Tips & Tools for cutting “Crutch” or “Echo” words

Recently, I blogged about finding and eliminating “crutch” words in my writing. Sharla Rae calls these “Echo” words. In her blog post today at Writers In The Storm, she lists the most common Echo words along with tips for finding and getting rid of them. She’s found a couple of useful websites for finding the problems in your own writing.  

Here’s the intro to her blog. Hop on over and read the rest.

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What is an “Echo?” Tips To Axe These Repeat Offenders

By Sharla Rae

One of the things we’ve discussed in our critique meetings is the tendency all writers have to repeat certain words and phrases. “Echoes” is a term I’ve heard applied to frequently repeated words.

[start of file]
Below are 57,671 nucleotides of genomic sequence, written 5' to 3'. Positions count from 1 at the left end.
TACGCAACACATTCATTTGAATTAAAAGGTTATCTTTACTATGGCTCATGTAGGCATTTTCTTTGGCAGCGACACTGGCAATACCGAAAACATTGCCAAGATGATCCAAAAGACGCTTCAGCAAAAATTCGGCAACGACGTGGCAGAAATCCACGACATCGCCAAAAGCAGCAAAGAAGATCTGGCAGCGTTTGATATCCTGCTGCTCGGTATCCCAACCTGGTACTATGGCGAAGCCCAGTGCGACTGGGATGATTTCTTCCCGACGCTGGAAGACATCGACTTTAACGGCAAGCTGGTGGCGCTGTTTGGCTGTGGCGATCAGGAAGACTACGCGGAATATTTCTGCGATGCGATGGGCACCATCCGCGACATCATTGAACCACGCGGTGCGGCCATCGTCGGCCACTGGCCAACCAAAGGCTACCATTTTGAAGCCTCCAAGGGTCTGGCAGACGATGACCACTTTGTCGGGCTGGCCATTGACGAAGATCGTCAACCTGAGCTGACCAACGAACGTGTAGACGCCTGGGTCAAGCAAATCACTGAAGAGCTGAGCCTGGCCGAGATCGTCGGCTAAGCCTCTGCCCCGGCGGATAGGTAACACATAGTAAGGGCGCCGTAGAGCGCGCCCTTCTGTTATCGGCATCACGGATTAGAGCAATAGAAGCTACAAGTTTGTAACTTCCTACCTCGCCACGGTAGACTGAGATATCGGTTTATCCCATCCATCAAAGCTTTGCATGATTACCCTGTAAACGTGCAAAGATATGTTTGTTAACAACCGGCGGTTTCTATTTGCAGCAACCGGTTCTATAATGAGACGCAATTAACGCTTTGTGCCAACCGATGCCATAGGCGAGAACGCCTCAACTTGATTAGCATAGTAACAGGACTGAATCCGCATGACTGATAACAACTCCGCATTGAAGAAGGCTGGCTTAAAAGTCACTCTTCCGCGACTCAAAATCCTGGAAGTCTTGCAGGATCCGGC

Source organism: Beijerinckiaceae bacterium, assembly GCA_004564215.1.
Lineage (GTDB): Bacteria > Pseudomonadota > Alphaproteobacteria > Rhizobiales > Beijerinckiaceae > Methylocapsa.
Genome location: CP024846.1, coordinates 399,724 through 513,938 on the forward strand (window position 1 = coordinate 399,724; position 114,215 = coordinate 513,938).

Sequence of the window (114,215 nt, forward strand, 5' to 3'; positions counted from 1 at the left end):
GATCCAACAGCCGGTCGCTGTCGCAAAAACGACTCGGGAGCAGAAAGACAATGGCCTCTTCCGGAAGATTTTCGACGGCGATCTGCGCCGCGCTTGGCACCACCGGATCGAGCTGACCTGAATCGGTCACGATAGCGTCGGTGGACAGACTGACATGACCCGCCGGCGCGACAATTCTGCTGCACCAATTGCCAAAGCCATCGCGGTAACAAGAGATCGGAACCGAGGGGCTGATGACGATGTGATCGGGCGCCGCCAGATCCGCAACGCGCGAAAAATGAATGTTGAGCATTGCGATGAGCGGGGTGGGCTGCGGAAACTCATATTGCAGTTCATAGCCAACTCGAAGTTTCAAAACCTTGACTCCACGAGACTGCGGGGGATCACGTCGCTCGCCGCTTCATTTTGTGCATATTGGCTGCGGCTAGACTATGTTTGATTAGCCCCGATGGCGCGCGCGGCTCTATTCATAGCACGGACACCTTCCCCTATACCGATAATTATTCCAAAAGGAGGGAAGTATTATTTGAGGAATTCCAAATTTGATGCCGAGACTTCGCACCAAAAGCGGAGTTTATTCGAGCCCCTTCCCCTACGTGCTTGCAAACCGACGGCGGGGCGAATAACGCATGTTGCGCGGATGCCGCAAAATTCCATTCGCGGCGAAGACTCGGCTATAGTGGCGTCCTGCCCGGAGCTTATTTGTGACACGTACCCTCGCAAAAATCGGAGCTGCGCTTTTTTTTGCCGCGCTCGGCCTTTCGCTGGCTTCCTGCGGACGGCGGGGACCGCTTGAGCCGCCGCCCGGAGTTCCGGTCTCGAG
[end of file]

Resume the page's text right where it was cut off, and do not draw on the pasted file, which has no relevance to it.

Read your chapter out loud, and that’s exactly what they sound like.

Common Causes of Echoes:

  • Using lame and boring “to be” verbs. When used, they often produce not only echoes but also wordy constructions.
  • Many echoes are subject oriented. For example, let’s say that in one chapter a wagon plays a big part in the action. Echoing “wagon” may be your repeated offense. Subject oriented words are sneaky. At first, they seem absolutely necessary. A closer inspection proves otherwise.

Helpful Echo-Zapping Sites

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Comments

  1. Thanks, Carol! Sharla’s post was very helpful. Some excellent resources shared.

    • Carol Bodensteiner says:

      You’re welcome, Sherrey. Sharla’s post was so content rich, I was excited to share it.

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